Many people in the field of ultrasound will state there is very little mathematics on the board exams. I do not agree. I think this disparity in opinion stems from the very narrow definition of mathematics as numerical calculations. Admittedly, there are very few numerical calculations on most credentialing exams, and certainly not intensive computations that would require a calculator. However, depending on the specific credentialing test and the test version, there are approximately twenty-five to forty percent of the questions that involve some form of mathematics.
The mathematics included on the credentialing exams generally does not include performing many calculations, but rather asks you to draw logical conclusions from the mathematical relationships between variables.
In other words, instead of asking you to calculate the resistance to flow for a fluid flowing through a vessel, you may be asked:
How will the resistance to flow change with ‘XYZ’ changes in the parameters that define the vessel?
Instead of asking you to calculate a Doppler shift for a given transducer frequency, given a specific angle to flow and a blood flow velocity, you may be asked:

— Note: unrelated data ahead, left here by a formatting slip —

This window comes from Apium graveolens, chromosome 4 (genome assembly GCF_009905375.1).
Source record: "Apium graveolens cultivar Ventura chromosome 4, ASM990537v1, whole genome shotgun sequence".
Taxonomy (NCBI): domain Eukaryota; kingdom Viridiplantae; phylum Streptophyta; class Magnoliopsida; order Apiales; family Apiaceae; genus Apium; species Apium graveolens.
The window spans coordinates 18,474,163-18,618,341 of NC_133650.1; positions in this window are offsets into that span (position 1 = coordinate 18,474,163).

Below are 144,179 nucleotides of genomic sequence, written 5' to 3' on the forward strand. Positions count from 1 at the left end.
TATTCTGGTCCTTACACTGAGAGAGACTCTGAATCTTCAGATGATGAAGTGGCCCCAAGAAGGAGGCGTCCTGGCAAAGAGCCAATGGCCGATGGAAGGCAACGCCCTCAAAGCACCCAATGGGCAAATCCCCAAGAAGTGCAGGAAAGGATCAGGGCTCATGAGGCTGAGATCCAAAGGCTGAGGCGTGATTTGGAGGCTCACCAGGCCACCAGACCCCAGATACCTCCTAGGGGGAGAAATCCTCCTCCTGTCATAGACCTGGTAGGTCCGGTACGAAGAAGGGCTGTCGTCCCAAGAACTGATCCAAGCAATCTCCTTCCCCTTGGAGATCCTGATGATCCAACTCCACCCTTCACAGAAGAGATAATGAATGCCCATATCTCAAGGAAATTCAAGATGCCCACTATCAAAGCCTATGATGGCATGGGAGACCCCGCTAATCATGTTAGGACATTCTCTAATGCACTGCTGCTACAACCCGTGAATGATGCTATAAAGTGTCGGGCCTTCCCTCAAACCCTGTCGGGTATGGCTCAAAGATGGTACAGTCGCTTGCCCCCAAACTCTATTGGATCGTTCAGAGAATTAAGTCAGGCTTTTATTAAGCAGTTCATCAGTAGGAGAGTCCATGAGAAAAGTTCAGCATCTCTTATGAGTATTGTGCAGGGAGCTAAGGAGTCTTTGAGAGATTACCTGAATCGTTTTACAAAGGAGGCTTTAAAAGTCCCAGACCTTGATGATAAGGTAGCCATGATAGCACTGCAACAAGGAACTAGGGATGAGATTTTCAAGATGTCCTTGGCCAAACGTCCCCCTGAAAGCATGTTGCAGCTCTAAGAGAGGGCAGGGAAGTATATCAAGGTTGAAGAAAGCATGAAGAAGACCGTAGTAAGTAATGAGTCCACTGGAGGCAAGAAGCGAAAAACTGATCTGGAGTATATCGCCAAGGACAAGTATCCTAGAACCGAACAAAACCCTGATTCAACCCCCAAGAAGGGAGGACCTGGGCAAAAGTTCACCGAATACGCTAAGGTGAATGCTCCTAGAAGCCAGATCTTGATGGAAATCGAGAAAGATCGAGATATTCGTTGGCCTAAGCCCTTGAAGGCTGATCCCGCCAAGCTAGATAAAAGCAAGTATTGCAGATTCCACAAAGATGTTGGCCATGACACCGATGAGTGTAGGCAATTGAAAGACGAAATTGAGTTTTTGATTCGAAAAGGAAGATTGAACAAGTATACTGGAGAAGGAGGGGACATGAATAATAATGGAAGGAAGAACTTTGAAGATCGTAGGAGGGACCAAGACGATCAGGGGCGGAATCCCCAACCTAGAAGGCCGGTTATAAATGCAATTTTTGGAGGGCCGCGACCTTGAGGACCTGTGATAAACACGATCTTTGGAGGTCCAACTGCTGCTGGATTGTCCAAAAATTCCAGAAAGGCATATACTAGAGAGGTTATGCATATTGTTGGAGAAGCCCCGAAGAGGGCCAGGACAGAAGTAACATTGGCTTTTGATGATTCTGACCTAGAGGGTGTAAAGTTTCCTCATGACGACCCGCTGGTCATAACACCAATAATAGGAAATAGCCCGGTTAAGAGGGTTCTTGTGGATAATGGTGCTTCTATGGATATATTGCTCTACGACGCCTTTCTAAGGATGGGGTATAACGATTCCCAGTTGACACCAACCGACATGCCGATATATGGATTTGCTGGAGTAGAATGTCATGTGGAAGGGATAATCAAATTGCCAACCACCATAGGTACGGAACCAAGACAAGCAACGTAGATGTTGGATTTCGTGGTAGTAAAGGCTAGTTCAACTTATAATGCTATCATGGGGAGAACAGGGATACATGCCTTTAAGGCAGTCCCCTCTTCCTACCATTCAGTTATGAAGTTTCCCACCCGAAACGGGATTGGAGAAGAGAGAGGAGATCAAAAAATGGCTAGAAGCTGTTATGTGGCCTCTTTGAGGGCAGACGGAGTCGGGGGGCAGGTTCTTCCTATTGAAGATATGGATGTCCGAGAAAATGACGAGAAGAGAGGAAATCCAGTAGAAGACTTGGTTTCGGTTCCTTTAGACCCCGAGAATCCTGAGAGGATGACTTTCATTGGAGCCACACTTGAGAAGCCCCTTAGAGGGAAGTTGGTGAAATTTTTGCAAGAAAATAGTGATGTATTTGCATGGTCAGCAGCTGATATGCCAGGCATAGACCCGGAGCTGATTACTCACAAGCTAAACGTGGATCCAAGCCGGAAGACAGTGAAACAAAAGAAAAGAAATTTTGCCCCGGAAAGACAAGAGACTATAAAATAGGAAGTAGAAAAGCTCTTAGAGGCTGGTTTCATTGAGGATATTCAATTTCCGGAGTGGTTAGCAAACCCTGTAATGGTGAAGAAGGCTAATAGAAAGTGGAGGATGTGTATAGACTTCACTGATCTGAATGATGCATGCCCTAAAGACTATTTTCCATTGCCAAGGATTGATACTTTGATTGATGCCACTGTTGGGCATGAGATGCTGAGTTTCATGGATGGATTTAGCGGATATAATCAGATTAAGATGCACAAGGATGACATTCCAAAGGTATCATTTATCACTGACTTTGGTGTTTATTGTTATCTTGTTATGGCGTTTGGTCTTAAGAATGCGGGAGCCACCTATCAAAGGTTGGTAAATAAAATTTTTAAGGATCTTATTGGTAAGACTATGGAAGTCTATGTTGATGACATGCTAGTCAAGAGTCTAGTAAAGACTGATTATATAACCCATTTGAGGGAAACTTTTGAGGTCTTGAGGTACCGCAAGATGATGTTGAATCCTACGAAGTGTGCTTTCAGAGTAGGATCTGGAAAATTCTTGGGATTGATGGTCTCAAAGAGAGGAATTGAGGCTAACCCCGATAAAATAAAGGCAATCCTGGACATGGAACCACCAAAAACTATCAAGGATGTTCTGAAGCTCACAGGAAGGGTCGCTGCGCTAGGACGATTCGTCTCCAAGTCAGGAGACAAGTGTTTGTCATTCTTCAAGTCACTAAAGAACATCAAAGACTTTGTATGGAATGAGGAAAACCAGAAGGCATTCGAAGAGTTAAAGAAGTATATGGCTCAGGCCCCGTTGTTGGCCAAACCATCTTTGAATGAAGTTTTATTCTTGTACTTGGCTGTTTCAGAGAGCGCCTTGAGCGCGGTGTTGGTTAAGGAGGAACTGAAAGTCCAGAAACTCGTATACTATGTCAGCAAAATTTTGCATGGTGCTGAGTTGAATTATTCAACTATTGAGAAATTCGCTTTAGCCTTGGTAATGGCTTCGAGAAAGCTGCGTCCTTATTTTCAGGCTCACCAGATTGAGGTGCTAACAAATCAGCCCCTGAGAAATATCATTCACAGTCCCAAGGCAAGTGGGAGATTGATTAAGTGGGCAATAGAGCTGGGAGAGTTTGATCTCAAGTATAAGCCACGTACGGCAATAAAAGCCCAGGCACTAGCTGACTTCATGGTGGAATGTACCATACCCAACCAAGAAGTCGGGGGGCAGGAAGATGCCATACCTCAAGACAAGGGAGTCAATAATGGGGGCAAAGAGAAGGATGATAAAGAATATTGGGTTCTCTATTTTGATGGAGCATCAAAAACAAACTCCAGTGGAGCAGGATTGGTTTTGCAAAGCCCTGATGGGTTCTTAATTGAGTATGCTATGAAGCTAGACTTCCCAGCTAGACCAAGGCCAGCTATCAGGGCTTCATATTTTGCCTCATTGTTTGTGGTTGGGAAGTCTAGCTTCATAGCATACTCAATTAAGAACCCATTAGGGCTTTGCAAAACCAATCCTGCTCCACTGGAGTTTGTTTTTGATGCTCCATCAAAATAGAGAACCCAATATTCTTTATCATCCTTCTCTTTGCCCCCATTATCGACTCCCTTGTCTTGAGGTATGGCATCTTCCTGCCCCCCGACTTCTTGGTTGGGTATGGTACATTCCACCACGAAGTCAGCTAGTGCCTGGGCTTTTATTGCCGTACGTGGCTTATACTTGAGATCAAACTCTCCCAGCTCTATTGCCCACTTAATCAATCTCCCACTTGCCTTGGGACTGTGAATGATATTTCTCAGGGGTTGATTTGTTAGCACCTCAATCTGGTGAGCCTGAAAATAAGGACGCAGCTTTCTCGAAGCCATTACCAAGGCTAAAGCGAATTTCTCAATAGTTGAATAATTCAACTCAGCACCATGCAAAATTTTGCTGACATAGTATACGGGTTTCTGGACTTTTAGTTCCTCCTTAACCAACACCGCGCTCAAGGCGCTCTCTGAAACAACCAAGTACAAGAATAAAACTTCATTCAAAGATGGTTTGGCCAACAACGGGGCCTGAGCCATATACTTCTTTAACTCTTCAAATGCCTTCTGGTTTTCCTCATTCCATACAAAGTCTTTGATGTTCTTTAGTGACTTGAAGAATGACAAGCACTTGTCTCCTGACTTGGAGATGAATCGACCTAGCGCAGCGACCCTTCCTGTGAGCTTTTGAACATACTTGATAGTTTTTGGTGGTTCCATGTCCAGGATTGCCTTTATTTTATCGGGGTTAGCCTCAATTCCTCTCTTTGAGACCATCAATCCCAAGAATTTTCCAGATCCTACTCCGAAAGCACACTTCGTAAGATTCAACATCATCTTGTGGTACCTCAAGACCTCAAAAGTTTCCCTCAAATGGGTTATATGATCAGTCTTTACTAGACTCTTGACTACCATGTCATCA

How will the Doppler shift change if a different transducer operating frequency were used, given the same angle to flow and blood flow velocity?
Answering these types of “relative” questions involves math skills, which many students have not used for a long period of time, or worse, never developed. This last point is precisely why it is so critical for you to learn (or refresh) basic mathematics.
Ultimately, I want to emphasize that credentialing and board exams are all about percentages. If you take 10% longer to complete the exam because relational math concepts are not second nature to you, or you miss 10% of the questions because of simple math comprehension errors, that 10% may be the critical difference between passing and failing. In fact, we have heard from students that most who do not pass, fail by one, two, or three questions.
Frank Miele, MSEE President, Pegasus Lectures, Inc. , graduated cum laude from Dartmouth College with a triple major in physics, mathematics, and engineering. While at Dartmouth, he was a Proctor Scholar and received citations for academic excellence in comparative literature, atomic physics and quantum mechanics, and real analysis.